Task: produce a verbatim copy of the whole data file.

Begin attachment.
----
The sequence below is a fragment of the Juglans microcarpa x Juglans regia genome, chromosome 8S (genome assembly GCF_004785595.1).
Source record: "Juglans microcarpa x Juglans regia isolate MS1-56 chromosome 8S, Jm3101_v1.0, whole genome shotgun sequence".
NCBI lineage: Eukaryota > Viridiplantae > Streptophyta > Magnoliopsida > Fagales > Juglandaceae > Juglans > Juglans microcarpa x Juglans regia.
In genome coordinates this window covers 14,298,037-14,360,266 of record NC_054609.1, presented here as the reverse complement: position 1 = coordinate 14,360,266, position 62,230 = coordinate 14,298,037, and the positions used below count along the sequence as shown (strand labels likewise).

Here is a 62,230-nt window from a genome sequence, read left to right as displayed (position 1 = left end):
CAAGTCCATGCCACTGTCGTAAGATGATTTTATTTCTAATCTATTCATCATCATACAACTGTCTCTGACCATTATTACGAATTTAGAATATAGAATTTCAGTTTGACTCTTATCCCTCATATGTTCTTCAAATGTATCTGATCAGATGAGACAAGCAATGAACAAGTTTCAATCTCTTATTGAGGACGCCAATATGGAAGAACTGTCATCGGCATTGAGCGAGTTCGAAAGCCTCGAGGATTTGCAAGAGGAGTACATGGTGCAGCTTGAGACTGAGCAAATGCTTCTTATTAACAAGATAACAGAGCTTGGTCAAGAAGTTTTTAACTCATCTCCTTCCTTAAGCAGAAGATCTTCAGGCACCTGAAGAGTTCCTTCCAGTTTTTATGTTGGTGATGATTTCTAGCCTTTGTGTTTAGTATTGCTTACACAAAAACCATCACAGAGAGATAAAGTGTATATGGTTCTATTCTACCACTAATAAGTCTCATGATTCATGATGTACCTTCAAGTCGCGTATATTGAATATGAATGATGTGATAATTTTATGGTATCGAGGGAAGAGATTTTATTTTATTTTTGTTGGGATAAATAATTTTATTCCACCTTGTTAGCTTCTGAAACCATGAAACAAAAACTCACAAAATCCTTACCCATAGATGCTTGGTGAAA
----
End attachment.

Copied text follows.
The sequence below is a fragment of the Juglans microcarpa x Juglans regia genome, chromosome 8S (genome assembly GCF_004785595.1).
Source record: "Juglans microcarpa x Juglans regia isolate MS1-56 chromosome 8S, Jm3101_v1.0, whole genome shotgun sequence".
NCBI lineage: Eukaryota > Viridiplantae > Streptophyta > Magnoliopsida > Fagales > Juglandaceae > Juglans > Juglans microcarpa x Juglans regia.
In genome coordinates this window covers 14,298,037-14,360,266 of record NC_054609.1, presented here as the reverse complement: position 1 = coordinate 14,360,266, position 62,230 = coordinate 14,298,037, and the positions used below count along the sequence as shown (strand labels likewise).

Here is a 62,230-nt window from a genome sequence, read left to right as displayed (position 1 = left end):
CAAGTCCATGCCACTGTCGTAAGATGATTTTATTTCTAATCTATTCATCATCATACAACTGTCTCTGACCATTATTACGAATTTAGAATATAGAATTTCAGTTTGACTCTTATCCCTCATATGTTCTTCAAATGTATCTGATCAGATGAGACAAGCAATGAACAAGTTTCAATCTCTTATTGAGGACGCCAATATGGAAGAACTGTCATCGGCATTGAGCGAGTTCGAAAGCCTCGAGGATTTGCAAGAGGAGTACATGGTGCAGCTTGAGACTGAGCAAATGCTTCTTATTAACAAGATAACAGAGCTTGGTCAAGAAGTTTTTAACTCATCTCCTTCCTTAAGCAGAAGATCTTCAGGCACCTGAAGAGTTCCTTCCAGTTTTTATGTTGGTGATGATTTCTAGCCTTTGTGTTTAGTATTGCTTACACAAAAACCATCACAGAGAGATAAAGTGTATATGGTTCTATTCTACCACTAATAAGTCTCATGATTCATGATGTACCTTCAAGTCGCGTATATTGAATATGAATGATGTGATAATTTTATGGTATCGAGGGAAGAGATTTTATTTTATTTTTGTTGGGATAAATAATTTTATTCCACCTTGTTAGCTTCTGAAACCATGAAACAAAAACTCACAAAATCCTTACCCATAGATGCTTGGTGAAA